On the days that I fished, Anna and Owen kept busy with school work, exploring the State Park, and poking around the downtown Grayling area. Anna also spent a fair amount of time working on paperwork for her upcoming temporary job—I’ll provide more information on this development in a few weeks.
In 1959, a group of frustrated anglers met on the Au Sable River near Grayling, Michigan and formed a conservation organization dedicated to ensuring that wild and native trout populations were allowed to thrive as nature intended. As a Lifetime Member of Trout Unlimited, as well a Michigan native, fishing the Holy Waters of the Au Sable River has been something I’ve wanted to do for a very long time. While I would miss the epic summer evening hatches, I would be able to chase the legendary—and hopefully angry—pre-spawn Browns for which the Au Sable is famous.
With limited time to explore and not sure where begin my hunt, I learned a long time ago that enlisting the talents of a fly fishing guide dramatically shortens the learning curve and pays ample long-term dividends. Also, sans a drift boat, a guide would be my only option to float this storied waterway. Being sort of a traditionalist, my only real choice was turn to Gates Au Sable Lodge for help with a guide and deciphering the Au Sable.
I spent two days floating the river with two of Gates’ great fly-fishing guides and one day exploring the “Holy Waters” on my own. I’m not the best score keeper, but I think I managed to entice close to two dozen trout to chase my streamer. I actually caught six or seven nice Browns and hooked but lost (long-distance released—LDR’d—if you’re keeping score at home) about another half dozen. All-in-all, it was a great three days of fishing on the Au Sable River.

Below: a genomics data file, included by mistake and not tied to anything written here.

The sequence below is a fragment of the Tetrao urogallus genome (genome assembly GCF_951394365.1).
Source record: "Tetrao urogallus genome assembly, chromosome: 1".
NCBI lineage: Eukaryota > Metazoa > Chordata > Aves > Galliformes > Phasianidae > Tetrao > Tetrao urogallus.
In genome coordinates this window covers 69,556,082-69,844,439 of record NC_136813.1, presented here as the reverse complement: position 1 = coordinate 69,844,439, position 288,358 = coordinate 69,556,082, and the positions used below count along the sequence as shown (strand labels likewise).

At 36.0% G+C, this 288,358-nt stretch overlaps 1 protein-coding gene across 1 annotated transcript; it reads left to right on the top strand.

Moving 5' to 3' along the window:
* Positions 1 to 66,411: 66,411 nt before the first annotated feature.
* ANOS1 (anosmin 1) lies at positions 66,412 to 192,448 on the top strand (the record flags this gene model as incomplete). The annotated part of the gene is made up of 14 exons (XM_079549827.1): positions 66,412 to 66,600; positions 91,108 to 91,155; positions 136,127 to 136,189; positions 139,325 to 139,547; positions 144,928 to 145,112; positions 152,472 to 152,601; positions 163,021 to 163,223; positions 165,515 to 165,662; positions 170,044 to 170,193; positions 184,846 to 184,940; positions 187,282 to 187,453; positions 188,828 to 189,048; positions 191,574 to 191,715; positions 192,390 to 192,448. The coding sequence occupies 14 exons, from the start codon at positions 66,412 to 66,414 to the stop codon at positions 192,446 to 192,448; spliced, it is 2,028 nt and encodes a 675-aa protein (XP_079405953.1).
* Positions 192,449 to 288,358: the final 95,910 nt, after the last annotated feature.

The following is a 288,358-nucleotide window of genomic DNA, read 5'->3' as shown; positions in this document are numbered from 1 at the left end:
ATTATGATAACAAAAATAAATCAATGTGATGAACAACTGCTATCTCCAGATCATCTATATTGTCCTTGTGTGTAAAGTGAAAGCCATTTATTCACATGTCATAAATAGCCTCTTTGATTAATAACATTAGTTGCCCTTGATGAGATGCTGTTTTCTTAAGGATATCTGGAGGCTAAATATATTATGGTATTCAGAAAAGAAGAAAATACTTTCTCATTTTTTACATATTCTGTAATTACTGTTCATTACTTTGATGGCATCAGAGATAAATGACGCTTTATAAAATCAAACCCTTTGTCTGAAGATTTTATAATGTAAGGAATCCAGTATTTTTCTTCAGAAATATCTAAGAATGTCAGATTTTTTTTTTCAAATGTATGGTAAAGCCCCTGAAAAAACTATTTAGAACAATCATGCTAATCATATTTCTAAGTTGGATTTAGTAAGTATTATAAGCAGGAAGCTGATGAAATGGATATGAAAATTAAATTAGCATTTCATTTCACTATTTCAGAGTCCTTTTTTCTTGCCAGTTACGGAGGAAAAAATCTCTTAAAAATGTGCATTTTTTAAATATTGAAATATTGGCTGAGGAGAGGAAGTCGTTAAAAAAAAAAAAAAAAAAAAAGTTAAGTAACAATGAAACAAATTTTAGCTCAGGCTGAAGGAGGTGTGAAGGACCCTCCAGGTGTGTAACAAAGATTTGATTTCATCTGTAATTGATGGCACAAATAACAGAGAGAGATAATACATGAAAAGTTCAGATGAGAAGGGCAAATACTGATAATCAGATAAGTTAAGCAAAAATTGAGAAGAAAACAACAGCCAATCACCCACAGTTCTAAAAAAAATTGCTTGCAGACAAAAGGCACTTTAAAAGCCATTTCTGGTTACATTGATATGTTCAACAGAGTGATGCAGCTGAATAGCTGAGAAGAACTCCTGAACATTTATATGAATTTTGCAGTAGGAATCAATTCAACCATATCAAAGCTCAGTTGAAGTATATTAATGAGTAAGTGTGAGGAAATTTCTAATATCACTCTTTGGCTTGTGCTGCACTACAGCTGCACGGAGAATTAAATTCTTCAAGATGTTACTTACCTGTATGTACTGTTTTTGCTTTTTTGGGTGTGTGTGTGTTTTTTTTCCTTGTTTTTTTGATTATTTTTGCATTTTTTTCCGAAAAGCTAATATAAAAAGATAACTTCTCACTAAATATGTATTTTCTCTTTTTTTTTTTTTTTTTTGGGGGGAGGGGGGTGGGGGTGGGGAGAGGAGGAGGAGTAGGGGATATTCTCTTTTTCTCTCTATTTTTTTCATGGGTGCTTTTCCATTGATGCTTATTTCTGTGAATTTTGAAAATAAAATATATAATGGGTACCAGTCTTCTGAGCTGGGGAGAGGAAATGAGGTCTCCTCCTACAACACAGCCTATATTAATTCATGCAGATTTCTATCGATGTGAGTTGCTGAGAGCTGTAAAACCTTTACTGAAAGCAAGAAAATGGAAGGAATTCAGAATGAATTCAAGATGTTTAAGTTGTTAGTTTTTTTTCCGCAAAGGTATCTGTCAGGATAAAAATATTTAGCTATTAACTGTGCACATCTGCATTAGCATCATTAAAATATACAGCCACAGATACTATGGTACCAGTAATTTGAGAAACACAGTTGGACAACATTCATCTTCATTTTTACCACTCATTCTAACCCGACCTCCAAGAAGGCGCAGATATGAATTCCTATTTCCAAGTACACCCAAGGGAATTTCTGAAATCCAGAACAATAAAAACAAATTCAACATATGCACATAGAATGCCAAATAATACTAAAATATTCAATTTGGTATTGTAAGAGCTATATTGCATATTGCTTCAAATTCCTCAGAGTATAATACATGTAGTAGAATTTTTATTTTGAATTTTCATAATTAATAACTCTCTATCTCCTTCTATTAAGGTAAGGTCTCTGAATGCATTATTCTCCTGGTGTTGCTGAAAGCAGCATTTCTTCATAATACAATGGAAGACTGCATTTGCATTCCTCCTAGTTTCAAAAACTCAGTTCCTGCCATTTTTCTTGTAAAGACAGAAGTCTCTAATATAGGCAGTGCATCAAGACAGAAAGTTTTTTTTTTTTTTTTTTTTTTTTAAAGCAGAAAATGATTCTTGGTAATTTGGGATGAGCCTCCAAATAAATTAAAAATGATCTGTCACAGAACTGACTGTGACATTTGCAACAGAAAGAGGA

After ten days of autumn exploring in northern Michigan, we hitched up and headed back to the Grand Rapids area on Friday, October 13th. After a few weeks of discussion, we finally had a rough game plan for after Michigan. We would stay in Michigan through the end of the month and head out on November 1st. This would give us a few more weeks with my Dad and also let Owen spend Halloween with his cousins. After that, we will begin a slow’ish journey westward.
We really weren’t sure what we were getting into when we made the quick decision to ditch our autumn in Washington and return to Michigan. We had no idea what we were going to do once we got here, no clue how long we were going to stay, and no inkling of what we would do next. The benefits of this lifestyle have been the freedom and flexibility to do what we want, when we want. Towing our home with us has allowed us to comfortably change tacks and easily relocate. I left home when I was 18-years-old. Throughout our married life, we’ve never lived closer than 300-miles from our families. With aging parents, the freedom of this lifestyle has given us the opportunity to spend more time with them and to give Owen more opportunity to know his extended family. In fact, it’s a little shocking when I look back at our travels and realize that we’ve spent over a quarter of our time moochdocking at our parents’ homes. It isn’t how we envisioned this great adventure when we started, but it’s funny how things seem to evolve into exactly what you need even if you don’t know it at the time…